• Objects need to be created. An object needs to be created, allocated in the memory, a reference needs to be created, etc. Those are small numbers, but they can add up with many objects. In the below snippet, you can see a cost of object creation.

class A private val a = A() // Benchmark result: 2.698 ns/op fun accessA(blackhole: Blackhole) { blackhole.consume(a) } // Benchmark result: 3.814 ns/op fun createA(blackhole: Blackhole) { blackhole.consume(A()) } // Benchmark result: 3828.540 ns/op fun createListAccessA(blackhole: Blackhole) { blackhole.consume(List(1000) { a }) } // Benchmark result: 5322.857 ns/op fun createListCreateA(blackhole: Blackhole) { blackhole.consume(List(1000) { A() }) }

By eliminating objects, we can avoid all three costs. By reusing objects, we can eliminate the first and the third one. Knowing that, you might start thinking about limiting the number of unnecessary objects in your code. Let’s see some ways we can do that.

Object declaration

A very simple way to reuse an object instead of creating it every time is using object declaration (singleton). To see an example, let’s imagine that you need to implement a linked list. The linked list can be either empty, or it can be a node containing an element and pointing to the rest. This is an example implementation:

sealed class LinkedList<T> class Node<T>( val head: T, val tail: LinkedList<T> ) : LinkedList<T>() class Empty<T> : LinkedList<T>() // Usage val list: LinkedList<Int> = Node(1, Node(2, Node(3, Empty()))) val list2: LinkedList<String> = Node("A", Node("B", Empty()))

One problem with this implementation is that we need to create an instance of Empty every time we create a list. Instead, we should just have one instance and use it universally. The only problem is the generic type. What generic type should we use? We want this empty list to be subtype of all lists. We cannot use all types, but we also don’t need to. A solution is that we can make it a list of Nothing. Nothing is a subtype of every type, and so LinkedList<Nothing> will be a subtype of every LinkedList once this list is covariant (out modifier). Making type arguments covariant truly makes sense here since the list is immutable and this type is used only in out positions (Item 24: Consider variance for generic types). So this is the improved code:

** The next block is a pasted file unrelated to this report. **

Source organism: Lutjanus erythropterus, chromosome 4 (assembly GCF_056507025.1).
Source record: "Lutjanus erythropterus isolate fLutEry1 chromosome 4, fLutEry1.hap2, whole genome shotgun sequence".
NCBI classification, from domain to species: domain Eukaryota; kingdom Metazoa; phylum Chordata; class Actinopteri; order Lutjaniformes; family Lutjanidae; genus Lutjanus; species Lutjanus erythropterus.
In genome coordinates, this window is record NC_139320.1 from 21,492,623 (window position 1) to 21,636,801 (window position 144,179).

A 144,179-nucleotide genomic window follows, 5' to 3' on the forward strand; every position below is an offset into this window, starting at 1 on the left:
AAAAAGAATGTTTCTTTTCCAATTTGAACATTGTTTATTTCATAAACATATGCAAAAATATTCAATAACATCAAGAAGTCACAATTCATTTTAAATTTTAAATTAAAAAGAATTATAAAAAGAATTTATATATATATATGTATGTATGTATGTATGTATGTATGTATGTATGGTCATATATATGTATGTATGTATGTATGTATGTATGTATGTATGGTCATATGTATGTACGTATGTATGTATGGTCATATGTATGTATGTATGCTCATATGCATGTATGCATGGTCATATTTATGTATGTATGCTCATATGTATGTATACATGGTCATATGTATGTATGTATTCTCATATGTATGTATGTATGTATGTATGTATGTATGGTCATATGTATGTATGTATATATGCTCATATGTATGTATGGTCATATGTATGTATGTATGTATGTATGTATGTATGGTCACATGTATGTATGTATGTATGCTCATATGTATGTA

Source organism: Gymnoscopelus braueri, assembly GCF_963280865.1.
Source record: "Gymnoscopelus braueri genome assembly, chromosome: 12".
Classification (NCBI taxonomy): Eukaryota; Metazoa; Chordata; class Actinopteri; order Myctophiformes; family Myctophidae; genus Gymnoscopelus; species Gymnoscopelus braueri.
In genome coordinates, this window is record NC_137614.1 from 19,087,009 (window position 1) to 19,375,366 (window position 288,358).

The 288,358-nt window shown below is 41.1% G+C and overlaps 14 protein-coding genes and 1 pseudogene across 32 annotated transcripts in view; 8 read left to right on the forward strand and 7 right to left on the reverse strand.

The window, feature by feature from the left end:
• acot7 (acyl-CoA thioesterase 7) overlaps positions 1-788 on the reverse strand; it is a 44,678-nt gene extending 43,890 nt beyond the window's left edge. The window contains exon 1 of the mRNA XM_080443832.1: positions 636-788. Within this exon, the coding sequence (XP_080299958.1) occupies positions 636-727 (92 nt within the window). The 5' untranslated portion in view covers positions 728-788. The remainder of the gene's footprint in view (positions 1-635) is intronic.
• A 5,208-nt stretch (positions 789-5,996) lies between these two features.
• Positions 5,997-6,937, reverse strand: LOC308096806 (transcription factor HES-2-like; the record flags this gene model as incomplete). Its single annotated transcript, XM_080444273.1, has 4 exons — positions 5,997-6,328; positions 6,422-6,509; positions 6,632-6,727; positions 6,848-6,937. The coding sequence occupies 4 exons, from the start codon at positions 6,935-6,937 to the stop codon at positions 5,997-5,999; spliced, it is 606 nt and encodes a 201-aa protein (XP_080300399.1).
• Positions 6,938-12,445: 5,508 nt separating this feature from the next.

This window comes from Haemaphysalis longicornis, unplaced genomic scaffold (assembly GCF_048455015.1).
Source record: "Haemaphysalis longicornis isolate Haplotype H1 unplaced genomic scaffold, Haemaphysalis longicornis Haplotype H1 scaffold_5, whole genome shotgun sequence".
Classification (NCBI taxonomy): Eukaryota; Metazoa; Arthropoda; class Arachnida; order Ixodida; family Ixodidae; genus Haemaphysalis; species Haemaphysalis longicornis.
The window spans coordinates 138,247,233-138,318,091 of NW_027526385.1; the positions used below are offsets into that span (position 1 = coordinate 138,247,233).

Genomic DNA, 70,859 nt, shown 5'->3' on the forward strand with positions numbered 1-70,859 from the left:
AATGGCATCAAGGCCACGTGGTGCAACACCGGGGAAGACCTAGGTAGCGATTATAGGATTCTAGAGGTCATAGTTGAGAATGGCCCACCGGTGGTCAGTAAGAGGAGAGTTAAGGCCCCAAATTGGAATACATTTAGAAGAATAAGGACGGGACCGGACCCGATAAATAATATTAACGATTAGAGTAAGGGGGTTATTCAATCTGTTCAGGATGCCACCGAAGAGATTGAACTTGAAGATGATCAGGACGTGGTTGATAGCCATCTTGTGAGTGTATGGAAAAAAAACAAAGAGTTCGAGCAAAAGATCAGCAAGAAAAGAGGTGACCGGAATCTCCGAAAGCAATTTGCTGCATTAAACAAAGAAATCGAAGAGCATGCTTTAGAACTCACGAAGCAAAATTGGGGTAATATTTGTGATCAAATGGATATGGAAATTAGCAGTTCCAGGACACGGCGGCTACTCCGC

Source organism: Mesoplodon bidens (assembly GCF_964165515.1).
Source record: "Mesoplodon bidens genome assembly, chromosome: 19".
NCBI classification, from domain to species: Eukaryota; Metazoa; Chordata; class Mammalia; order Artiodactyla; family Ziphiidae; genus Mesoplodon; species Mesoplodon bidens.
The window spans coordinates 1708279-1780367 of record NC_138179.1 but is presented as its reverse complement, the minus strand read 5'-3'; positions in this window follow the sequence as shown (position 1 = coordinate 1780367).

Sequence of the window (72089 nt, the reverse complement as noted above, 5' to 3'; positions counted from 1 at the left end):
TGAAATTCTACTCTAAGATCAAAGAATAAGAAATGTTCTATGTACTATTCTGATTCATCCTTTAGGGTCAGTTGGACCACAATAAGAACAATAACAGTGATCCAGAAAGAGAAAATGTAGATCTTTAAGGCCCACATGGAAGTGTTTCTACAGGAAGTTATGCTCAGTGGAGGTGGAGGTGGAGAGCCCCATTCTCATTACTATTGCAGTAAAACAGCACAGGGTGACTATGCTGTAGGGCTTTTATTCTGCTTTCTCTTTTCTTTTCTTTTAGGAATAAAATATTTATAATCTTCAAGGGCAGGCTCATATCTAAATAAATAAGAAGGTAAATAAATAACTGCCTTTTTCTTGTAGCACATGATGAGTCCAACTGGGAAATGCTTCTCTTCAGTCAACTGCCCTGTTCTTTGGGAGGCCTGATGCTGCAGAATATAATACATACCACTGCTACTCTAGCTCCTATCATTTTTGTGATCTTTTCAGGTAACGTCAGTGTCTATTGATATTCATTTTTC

sealed class LinkedList<out T> class Node<out T>( val head: T, val tail: LinkedList<T> ) : LinkedList<T>() object Empty : LinkedList<Nothing>() // Usage val list: LinkedList<Int> = Node(1, Node(2, Node(3, Empty))) val list2: LinkedList<String> = Node("A", Node("B", Empty))

This is a useful trick that is often used, especially when we define immutable sealed classes. Immutable, because using it for mutable objects can lead to subtle and hard to detect bugs connected to shared state management. The general rule is that mutable objects should not be cached (Item 1: Limit mutability). Apart from object declaration, there are more ways to reuse objects. Another one is a factory function with a cache.

Factory function with a cache